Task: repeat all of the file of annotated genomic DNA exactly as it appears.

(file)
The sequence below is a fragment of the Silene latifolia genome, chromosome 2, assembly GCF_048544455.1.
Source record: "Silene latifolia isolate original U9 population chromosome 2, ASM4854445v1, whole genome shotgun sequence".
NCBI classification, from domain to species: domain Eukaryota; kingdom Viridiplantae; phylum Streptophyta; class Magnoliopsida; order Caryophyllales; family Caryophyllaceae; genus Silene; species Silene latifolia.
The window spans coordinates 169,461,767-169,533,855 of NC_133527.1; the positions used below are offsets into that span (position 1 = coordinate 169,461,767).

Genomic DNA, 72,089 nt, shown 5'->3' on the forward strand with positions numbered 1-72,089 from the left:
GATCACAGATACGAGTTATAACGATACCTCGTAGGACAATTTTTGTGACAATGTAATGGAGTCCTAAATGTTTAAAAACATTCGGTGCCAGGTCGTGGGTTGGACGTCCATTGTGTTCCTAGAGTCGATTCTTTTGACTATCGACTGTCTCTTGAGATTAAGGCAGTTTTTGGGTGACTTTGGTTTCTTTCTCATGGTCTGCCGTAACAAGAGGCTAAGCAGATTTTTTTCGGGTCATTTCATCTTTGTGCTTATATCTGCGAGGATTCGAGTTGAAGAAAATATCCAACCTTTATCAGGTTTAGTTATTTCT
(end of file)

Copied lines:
The sequence below is a fragment of the Silene latifolia genome, chromosome 2, assembly GCF_048544455.1.
Source record: "Silene latifolia isolate original U9 population chromosome 2, ASM4854445v1, whole genome shotgun sequence".
NCBI classification, from domain to species: domain Eukaryota; kingdom Viridiplantae; phylum Streptophyta; class Magnoliopsida; order Caryophyllales; family Caryophyllaceae; genus Silene; species Silene latifolia.
The window spans coordinates 169,461,767-169,533,855 of NC_133527.1; the positions used below are offsets into that span (position 1 = coordinate 169,461,767).

Genomic DNA, 72,089 nt, shown 5'->3' on the forward strand with positions numbered 1-72,089 from the left:
GATCACAGATACGAGTTATAACGATACCTCGTAGGACAATTTTTGTGACAATGTAATGGAGTCCTAAATGTTTAAAAACATTCGGTGCCAGGTCGTGGGTTGGACGTCCATTGTGTTCCTAGAGTCGATTCTTTTGACTATCGACTGTCTCTTGAGATTAAGGCAGTTTTTGGGTGACTTTGGTTTCTTTCTCATGGTCTGCCGTAACAAGAGGCTAAGCAGATTTTTTTCGGGTCATTTCATCTTTGTGCTTATATCTGCGAGGATTCGAGTTGAAGAAAATATCCAACCTTTATCAGGTTTAGTTATTTCT